The music revolution will not be digitized

The dust is clearing from the online entertainment wars. Who won? The record labels. Who lost? Consumers.

Published June 1, 2001 9:40PM (EDT)

Once upon a time, a revolution brewed. Righteous artists, technologists and youthful entrepreneurs launched digital music start-ups, determined to take power away from the conglomerates that controlled the recording industry and deliver it into the hands of the little people. The dream was everywhere: Artists would use the Net to connect directly with fans and everyone would escape the tyranny of record labels and onerous contracts and overpriced CDs. Music would flow like water, and herringbone-suited executives in Hollywood offices would gnash their teeth as they finally received their comeuppance.

In those glory days, the Net gave birth to start-up after start-up dedicated to the proposition that online music had a brilliant future., Napster, Nullsoft,, SonicNet, Scour, IUMA, and dozens of other Web sites offered bold promises of how they would use the new medium to reboot the entire music industry. No doubt, much of the rhetoric was little more than marketing hype designed to give shaky start-ups a bit of power-to-the-people marketing cred, but for consumers weary of Top-40 radio and CD price-gouging, the vision was exhilarating.

Five years after it all started, the revolution is nowhere to be seen. The record labels, once railed against by those impertinent start-ups, now own their former enemies. Fiercely independent Internet companies have been picked off one by one by the same media conglomerates they once saw themselves as alternatives to. Through a brutal combination of business savvy, legal warfare and simple cartel power, the Big Five record labels have maneuvered the digital distribution industry into their control.

The process of consolidation and legal annihilation has been going for years, but the month of May witnessed an impressive flurry of activity. Vivendi Universal purchased Bertelsmann bought Encouraged by its success at mortally wounding Napster, the Recording Industry Association of America (RIAA) filed lawsuits against Aimster, a file-sharing utility that works with instant messaging software, and Launch, an Internet music site with impressive personalization capabilities. In the months previous, independent companies fell like dominoes: eMusic, Scour, IUMA, SonicNet, Musicbank, CDNow -- those that haven't been bought by their competitors have gone bankrupt or been forced to lay off virtually their entire staffs.

Selling out, it should be noted, isn't always a disaster. It's also a time-proven "exit strategy" and is often an explicit goal for software-related start-ups. It's also hard to know how many tears should be shed for companies like and Napster; they were, from the beginning, just as greedy for profits as the record labels they lambasted. It's also difficult to argue with the reality that the studios do own the music so coveted by consumers and start-up entrepreneurs; it was always inevitable that they would fight to wrest back control of their content.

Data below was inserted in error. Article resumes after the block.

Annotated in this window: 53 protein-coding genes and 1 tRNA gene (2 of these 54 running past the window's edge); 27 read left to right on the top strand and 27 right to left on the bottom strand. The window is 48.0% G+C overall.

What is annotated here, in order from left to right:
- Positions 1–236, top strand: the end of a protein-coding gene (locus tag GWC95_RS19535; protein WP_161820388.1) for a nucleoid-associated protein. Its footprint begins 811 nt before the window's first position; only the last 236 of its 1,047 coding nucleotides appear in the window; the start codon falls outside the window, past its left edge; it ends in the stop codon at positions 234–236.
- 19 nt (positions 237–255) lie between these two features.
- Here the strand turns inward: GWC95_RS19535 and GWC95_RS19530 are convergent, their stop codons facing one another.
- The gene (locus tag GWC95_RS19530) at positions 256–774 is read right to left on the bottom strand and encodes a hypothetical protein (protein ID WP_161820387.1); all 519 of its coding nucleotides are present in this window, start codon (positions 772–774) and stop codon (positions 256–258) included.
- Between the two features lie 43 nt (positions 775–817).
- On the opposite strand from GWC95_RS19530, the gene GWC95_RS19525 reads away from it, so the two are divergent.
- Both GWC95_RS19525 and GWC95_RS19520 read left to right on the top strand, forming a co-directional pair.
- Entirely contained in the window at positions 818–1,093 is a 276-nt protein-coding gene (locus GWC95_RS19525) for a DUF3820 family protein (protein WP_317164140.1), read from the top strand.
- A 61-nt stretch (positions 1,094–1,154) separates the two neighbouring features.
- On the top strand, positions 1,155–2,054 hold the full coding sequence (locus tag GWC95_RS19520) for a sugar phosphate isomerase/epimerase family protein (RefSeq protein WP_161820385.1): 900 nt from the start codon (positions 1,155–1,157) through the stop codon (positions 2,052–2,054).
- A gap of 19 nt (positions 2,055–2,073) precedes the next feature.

But what about all those consumers who bought into the revolutionary rhetoric and spent the last few years expectantly thrilled about the promise of digital technology: do-it-yourself radio, subscription services with all the world's music at your fingertips (the so-called celestial jukebox), personalized interactive streaming radio stations, and file-sharing services that introduced you to independent music you'd actually like? It's certainly not a victory for them that the big labels are taking control of online distribution. The recording industry's vision of the future is one in which we will all be paying $2.50 for every digital single we download or $.25 for every streaming song we hear -- and you'd better forget about ever swapping those MP3s with your friends or, God forbid, an All-Metallica-All-The-Time radio station accessible through your Web browser. Innovation is being sledge-hammered out of existence by legal threats and buyouts. It's all about control -- and right now, consumers are set to lose what little gains the Internet offered them.

The news isn't all bad for online music lovers. The indie spirit of the MP3 revolution is not entirely dead. Use of Gnutella, a distributed file-sharing program that isn't tied to a single commercial company, is skyrocketing in Napster's wake, and smaller music companies continue to burst forth with interesting ideas and amazing technologies. But the trend of events in the industry warrants caution. Gnutella's success will just make it a bigger target for an ever-more-confident recording industry, and any other company that raises its head high enough will also likely provoke a severe reaction. Meanwhile, the war is all but over for the original start-up guerrilla warriors -- those so bold to think they could cash in on a new medium without paying a price to the old regime.

Who would have imagined it? CEO Michael Robertson, a roguish gadfly who was once happiest when delivering sermons against the evils of the recording industry, is now about to start working for his formerly avowed enemy.

"It is a little on the crazy side, and dripping with irony," says Robertson. "But I guess that's what makes the Internet so darn interesting."